With all the information floating around about the U.S. Postal Service's financial crisis and the possible Postal Service default at the end of September, it can be difficult to wade through what is fact and what is fiction. Below are 7 Myths about the current crisis and 7 facts explaining what can and must be done to reform this vital American institution and ensure its services remain for generations to come.
According to the U.S. Postal Service, "The Postal Service receives no tax dollars for operating expenses, and relies on the sale of postage, products and services to fund its operations."
Additionally, USA Today reported in July 2013 that the Postal Service “does not receive federal assistance, getting revenue from postage sales, delivery services and other products. But mail service has dropped nearly 25% from 215 billion pieces delivered in 2006 to a current volume of 160 billion."return to top
By doing this and helping the Postal Service cut costs and generate new revenue, we can prevent a postal bankruptcy; but if nothing is done to address the current constraints on the Postal Service, it will continue to in its downward spiral. Last year, the Postal Service defaulted for the first time in its history. The Postal Service currently maintains an outstanding debt nearing $15 billion and lacks the operating capital to begin repaying that debt, let alone meet congressionally-mandated payments exceeding $5 billion due to the U.S. Treasury at the end of Fiscal Year 2013.
On August 1, 2012, the U.S. Postal Service defaulted on its obligations for the first time ever. Bloomberg Business Weekdescribed the situation by saying: “The U.S. Postal Service essentially went broke today. It skipped a $5.5 billion payment to the U.S. Treasury for future retiree health-care payments and said it would do the same early next month when another $5.6 billion is due. This comes as no surprise. The USPS has been losing $25 million each day, due in large part to the decline of first-class mail. But the service—which dates back to the days of Ben Franklin—now finds itself in uncharted territory.”
Congress now must stop micromanaging the Postal Service and allow critically important reforms to modernize the Postal Service, streamline its operations, and seek new sources of revenue. We don’t need to bail them out; we need to let this invaluable U.S. institution act like a real company and save itself.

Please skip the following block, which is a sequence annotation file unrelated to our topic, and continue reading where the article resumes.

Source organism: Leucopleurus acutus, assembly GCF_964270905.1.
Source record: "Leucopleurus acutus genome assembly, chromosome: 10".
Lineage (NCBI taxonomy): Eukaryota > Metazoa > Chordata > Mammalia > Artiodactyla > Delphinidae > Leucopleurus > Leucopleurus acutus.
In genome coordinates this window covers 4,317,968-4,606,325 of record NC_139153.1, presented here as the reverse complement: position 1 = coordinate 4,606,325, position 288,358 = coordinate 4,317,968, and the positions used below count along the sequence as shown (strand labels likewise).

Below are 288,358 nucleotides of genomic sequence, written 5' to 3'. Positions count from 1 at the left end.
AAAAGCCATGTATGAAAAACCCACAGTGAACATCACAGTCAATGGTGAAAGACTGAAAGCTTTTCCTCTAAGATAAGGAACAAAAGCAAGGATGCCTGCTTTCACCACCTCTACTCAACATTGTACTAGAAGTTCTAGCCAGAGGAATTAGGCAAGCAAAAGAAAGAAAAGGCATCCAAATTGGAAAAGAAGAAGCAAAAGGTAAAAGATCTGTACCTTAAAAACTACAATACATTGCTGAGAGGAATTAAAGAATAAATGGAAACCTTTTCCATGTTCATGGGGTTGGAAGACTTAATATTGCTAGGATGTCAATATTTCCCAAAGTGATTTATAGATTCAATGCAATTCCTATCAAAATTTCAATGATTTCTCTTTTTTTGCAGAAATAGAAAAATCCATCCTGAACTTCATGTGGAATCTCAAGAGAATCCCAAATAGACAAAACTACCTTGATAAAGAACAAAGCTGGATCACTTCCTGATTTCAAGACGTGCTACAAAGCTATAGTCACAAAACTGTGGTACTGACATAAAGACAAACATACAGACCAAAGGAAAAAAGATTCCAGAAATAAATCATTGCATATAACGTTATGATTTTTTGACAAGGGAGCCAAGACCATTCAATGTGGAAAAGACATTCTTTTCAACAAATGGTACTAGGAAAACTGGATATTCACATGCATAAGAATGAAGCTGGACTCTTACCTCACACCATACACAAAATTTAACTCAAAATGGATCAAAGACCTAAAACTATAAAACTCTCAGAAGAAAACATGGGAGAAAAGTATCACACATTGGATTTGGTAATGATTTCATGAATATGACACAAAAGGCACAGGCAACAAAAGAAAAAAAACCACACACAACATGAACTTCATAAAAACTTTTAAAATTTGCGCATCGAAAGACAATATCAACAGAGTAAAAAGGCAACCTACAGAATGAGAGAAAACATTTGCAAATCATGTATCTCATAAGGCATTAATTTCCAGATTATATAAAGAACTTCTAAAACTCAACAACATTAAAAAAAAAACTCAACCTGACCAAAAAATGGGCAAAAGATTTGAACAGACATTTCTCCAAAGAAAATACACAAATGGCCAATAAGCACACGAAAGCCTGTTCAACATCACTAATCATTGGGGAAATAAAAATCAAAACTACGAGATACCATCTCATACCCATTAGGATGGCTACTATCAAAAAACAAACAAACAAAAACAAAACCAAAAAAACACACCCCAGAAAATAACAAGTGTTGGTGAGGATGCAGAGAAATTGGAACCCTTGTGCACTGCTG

As an August 2, 2013 report by Reuters suggests, the “238-year-old mail carrier is stuck in an outdated business model” that needs to change.return to top
The legislation seeks to find ways for mail to be delivered in the most efficient way possible, without altering service for millions of residential customers who already enjoy door-to-door service. Using curbside delivery, cluster boxes and other forms of centralized delivery for new addresses and business addresses can be an effective method of accomplishing this goal. For all new addresses and business addresses, the Carper-Coburn bill would require the Postal Service to determine if curbside or centralized delivery is practical. The Postal Service would also be required to, within one year of enactment, review existing residential addresses that receive door-to-door delivery and create voluntary programs to convert those addresses to a more cost-effective method of delivery. The Postal Service would be permitted to maintain door-to-door delivery for those addresses – whether a new addresses, a business address, or an existing residential addresses- if some other form of delivery is not possible.return to top
The Carper-Coburn Postal Reform Act would prohibit the Postal Service from closing or consolidating any mail processing facilities for a period of two years.return to top
The Carper-Coburn Postal Reform Act would amend current law to provide the Board of Governors with the authority to establish a system of rates and classes for market-dominant products, such as First Class mail and periodicals that keeps price increases in line with inflation.return to top
This will provide the Postal Service the time needed to reassess its financial situation and determine whether a reduction in service is truly necessary for the long term solvency of the institution. After one year, this bill gives the U.S. Postal Service the freedom to establish its own calendar for delivery. For two years after the date of enactment, the Postal Service would be required to continue delivering packages six days per week and it would be required to provide mailers (such as some small newspapers) that currently have access to customers’ mailboxes on Saturdays and Sundays the same access they have always enjoyed. It would also be required to maintain delivery to post office boxes on Saturdays.return to top